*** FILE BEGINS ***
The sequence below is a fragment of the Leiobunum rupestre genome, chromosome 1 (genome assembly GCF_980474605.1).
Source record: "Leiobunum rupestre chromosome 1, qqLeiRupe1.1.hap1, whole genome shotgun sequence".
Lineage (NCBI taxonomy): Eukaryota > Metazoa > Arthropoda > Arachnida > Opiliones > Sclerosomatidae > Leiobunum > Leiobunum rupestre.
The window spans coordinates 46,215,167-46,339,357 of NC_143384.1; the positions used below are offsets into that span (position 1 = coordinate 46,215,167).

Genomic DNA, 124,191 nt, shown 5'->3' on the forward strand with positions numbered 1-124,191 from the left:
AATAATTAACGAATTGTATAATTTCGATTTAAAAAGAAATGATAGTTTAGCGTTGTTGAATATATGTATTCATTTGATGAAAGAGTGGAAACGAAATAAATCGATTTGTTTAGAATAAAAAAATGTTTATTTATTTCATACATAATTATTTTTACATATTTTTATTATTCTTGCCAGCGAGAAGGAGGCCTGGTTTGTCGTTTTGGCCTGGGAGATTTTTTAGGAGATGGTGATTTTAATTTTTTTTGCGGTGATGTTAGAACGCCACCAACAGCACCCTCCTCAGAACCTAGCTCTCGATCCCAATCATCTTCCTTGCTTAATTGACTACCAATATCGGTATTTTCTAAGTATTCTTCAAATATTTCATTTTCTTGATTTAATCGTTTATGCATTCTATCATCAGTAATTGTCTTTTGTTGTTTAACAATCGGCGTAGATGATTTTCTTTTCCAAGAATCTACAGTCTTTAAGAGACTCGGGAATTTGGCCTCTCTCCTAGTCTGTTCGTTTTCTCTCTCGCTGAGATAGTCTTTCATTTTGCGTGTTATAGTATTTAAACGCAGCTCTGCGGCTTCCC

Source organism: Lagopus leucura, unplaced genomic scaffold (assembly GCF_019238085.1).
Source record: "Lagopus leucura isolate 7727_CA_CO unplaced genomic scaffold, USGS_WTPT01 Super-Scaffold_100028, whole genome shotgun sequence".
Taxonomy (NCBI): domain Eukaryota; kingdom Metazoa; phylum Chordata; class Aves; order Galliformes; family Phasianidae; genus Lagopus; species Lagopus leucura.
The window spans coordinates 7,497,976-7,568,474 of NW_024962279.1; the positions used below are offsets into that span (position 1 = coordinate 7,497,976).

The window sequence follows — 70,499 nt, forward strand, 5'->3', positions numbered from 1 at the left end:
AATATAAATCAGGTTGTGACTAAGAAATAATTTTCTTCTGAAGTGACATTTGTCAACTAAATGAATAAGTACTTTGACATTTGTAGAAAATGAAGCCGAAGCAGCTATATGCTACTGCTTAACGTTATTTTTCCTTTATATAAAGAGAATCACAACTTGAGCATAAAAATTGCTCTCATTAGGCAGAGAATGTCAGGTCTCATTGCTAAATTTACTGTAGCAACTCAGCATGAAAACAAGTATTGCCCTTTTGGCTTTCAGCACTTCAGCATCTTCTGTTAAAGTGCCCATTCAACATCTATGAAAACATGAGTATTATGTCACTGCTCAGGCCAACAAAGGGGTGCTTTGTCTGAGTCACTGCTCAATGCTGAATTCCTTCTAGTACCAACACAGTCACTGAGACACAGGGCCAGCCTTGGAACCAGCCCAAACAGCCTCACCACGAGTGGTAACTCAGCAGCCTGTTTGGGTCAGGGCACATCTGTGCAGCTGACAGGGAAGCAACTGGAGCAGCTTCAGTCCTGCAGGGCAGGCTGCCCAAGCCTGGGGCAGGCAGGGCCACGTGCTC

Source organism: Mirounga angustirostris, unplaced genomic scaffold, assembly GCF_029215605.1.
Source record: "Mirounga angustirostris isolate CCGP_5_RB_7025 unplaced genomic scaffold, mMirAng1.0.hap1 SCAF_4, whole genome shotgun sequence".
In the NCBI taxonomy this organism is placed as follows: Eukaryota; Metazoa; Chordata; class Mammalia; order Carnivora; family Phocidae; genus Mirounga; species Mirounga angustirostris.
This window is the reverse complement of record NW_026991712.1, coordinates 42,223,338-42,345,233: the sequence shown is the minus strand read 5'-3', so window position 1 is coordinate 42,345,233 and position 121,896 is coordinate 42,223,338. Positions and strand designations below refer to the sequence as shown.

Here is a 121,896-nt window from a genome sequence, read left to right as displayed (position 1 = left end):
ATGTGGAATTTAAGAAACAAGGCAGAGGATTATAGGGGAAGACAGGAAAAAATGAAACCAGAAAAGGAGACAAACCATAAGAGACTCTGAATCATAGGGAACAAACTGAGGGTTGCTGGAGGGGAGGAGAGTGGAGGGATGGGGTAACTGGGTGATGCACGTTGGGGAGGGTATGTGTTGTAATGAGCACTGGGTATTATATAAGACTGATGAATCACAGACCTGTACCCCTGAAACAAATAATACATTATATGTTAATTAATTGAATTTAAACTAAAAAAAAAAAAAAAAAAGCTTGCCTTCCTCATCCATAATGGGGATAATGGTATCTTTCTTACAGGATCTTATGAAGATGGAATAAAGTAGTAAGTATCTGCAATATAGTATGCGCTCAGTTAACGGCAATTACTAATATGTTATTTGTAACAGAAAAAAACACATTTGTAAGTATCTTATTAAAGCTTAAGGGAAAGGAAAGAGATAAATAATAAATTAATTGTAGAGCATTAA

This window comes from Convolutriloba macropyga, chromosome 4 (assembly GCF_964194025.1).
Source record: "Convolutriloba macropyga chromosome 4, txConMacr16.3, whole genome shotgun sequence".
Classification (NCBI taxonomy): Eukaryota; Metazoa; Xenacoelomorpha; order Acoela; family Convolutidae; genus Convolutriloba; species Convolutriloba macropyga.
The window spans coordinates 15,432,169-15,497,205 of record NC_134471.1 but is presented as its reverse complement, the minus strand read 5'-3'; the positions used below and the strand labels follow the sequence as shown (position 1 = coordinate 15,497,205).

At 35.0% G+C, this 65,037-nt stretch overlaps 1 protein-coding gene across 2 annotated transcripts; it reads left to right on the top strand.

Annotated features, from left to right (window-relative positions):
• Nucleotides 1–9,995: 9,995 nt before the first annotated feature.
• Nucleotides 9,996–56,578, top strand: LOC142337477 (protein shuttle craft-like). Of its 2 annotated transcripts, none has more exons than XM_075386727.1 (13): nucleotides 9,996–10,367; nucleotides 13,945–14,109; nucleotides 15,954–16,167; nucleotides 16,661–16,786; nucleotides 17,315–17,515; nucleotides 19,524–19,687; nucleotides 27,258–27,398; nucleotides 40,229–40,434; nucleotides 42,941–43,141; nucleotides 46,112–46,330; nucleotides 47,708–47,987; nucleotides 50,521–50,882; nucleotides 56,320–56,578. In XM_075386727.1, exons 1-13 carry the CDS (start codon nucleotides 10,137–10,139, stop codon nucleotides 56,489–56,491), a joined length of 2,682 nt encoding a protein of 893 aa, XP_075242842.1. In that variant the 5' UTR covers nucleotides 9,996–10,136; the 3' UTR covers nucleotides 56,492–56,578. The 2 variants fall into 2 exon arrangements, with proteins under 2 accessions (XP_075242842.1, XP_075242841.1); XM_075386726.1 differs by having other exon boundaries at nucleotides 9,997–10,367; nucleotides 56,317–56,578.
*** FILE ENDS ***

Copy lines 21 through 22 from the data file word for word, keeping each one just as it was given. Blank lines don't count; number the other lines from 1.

Classification (NCBI taxonomy): Eukaryota; Metazoa; Xenacoelomorpha; order Acoela; family Convolutidae; genus Convolutriloba; species Convolutriloba macropyga.
The window spans coordinates 15,432,169-15,497,205 of record NC_134471.1 but is presented as its reverse complement, the minus strand read 5'-3'; the positions used below and the strand labels follow the sequence as shown (position 1 = coordinate 15,497,205).